Napier Port Debuts on New Zealand’s Exchange

Napier PortIllustration. Source: Wikimedia – under the Public Domain; Image by: Pseudopanax

New Zealand’s Napier Port has completed its NZD 234 million (around USD 150 million) initial public offer (IPO) that would enable the port to fund its long-term investment program. 

A listing ceremony was held at the port’s Breakwater Road site in Napier on August 20.

After ringing the bell to welcome in trading of the port’s shares on the New Zealand’s Exchange (NZX) under the ticker ‘NPH’, Chairman Alasdair MacLeod said the success of the IPO would allow investment in the port infrastructure.

“Thanks to the IPO, Napier Port can continue to invest in improving capacity. That includes the development of the multi-purpose 6 Wharf on the north side of the existing container terminal which will allow the port to support regional growth for the long term,” MacLeod commented.

“Meanwhile, the Regional Council has reduced its financial exposure to port growth and gained the capital for investment in the broader needs of the region, including the environmental protections that support Hawke’s Bay’s prosperity.”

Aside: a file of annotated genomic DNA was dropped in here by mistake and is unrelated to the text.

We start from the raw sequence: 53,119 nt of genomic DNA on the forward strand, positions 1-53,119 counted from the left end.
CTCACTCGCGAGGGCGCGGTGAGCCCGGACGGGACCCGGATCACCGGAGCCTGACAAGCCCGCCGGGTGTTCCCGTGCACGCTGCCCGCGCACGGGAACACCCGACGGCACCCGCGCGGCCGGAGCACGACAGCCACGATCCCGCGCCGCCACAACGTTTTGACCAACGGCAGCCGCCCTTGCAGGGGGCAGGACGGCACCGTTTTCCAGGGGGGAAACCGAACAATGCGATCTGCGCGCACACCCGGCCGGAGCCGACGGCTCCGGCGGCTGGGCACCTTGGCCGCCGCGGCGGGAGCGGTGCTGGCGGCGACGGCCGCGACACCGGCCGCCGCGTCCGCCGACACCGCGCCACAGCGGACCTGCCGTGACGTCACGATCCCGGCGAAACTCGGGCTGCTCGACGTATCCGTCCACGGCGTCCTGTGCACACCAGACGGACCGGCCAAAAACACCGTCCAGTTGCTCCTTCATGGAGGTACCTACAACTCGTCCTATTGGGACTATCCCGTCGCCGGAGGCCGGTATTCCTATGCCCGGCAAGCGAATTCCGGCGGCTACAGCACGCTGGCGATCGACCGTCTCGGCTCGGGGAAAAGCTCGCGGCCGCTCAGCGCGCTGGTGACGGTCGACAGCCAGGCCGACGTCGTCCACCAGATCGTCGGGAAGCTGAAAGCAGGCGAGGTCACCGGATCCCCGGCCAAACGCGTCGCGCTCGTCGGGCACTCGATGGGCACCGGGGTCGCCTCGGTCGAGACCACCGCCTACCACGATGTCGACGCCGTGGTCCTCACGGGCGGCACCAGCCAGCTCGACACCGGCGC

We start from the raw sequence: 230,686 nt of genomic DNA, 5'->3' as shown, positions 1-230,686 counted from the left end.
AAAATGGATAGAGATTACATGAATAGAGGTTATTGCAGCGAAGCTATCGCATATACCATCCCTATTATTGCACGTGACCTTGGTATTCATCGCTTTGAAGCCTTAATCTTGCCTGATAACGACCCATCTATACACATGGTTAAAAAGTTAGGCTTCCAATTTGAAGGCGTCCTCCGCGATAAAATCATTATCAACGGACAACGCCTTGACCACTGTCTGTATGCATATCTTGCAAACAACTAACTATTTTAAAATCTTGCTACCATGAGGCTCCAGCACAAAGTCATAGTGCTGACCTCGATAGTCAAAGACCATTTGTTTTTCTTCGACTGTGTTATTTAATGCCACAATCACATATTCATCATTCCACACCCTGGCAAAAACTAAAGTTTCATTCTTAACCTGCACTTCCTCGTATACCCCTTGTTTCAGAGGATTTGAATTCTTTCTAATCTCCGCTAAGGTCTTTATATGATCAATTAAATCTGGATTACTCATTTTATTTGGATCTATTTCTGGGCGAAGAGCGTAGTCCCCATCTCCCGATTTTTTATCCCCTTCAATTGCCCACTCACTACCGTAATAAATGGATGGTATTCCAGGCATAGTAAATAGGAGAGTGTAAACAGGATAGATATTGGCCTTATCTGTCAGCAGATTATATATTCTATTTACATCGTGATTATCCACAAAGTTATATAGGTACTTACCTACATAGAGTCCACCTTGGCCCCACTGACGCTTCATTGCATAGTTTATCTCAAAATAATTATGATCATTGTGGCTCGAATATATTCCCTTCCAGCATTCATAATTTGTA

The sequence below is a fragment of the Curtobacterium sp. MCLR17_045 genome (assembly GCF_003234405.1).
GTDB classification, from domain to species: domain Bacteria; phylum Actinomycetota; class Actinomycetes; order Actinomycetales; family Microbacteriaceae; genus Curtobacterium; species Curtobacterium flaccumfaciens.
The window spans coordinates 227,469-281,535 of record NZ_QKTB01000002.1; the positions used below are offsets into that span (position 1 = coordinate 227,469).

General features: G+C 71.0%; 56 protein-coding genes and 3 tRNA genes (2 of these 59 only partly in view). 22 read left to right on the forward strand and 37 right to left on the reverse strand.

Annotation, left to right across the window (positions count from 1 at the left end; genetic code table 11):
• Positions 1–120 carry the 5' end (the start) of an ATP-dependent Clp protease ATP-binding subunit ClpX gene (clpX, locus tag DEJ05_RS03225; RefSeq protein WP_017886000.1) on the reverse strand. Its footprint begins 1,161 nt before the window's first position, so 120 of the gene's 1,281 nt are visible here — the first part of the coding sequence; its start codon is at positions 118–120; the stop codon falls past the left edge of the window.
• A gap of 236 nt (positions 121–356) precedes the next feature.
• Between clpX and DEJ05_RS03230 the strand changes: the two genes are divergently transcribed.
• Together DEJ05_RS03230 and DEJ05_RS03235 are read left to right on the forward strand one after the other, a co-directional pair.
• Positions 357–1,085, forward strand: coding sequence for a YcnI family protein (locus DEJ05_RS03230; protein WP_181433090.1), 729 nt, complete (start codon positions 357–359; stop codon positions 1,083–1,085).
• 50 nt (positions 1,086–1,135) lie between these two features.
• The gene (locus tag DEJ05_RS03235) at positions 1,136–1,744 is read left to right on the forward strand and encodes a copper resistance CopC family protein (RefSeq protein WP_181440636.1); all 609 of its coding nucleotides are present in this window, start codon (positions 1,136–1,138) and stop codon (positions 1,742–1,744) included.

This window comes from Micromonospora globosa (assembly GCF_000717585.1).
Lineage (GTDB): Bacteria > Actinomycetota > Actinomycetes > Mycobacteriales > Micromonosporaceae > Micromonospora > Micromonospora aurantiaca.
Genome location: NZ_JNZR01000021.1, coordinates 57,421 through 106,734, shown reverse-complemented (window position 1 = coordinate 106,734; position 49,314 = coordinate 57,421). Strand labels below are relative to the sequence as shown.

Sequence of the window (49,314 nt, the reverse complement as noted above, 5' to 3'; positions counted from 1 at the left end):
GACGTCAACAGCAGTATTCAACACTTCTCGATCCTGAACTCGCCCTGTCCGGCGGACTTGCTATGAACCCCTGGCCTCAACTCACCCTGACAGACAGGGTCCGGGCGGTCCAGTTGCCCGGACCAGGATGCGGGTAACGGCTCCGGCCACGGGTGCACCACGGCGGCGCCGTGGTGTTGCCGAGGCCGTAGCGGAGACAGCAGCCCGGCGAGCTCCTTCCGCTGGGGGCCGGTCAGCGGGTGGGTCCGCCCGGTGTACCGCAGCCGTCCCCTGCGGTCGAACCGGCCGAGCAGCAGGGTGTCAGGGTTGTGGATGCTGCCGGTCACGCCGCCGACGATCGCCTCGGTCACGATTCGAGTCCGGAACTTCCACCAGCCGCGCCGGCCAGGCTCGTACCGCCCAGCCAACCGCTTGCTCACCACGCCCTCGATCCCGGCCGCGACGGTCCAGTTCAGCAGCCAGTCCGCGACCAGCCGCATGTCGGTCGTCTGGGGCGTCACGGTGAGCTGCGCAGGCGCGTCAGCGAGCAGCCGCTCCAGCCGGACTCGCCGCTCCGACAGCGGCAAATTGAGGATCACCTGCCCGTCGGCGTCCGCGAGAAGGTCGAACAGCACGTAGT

In the IPO, Napier Port offered 90 million shares, representing a 45% stake in the company. All shares in the IPO were issued at the final price of NZD 2.60 per share, raising NZD 234 million for the port and its former 100% shareholder Hawke’s Bay Regional Council.

Of the capital raised, NZD 110.2 million is to be used to repay the port’s existing debt and provide cash and undrawn debt facilities sufficient to meet the port’s future capital requirements, including the construction of 6 Wharf. A further NZD 107.9 million of the capital raised in the IPO has enabled the Hawke’s Bay Regional Council, to realize a portion of its investment in the port.

On listing, Napier Port is approximately 90% New Zealand owned.

At the ceremony, Todd Dawson, Chief Executive, said he was delighted with the broad support for the IPO and the port’s longer-term investment plans.

“Napier Port thrives when the region thrives. It is for this reason that we have a strategic purpose of building a thriving region by connecting our customers and community to the world,” he said.

“Our new wharf will become a vital part of the networked infrastructure we manage; easing congestion, allowing us to host the larger container and cruise ships that are already visiting, extending our container capacity and giving us new options to manage diverse cargos,” Dawson continued.

Napier Port is New Zealand’s fourth-largest port by container volume.

Related: Napier Port to Make Room for Larger Ships

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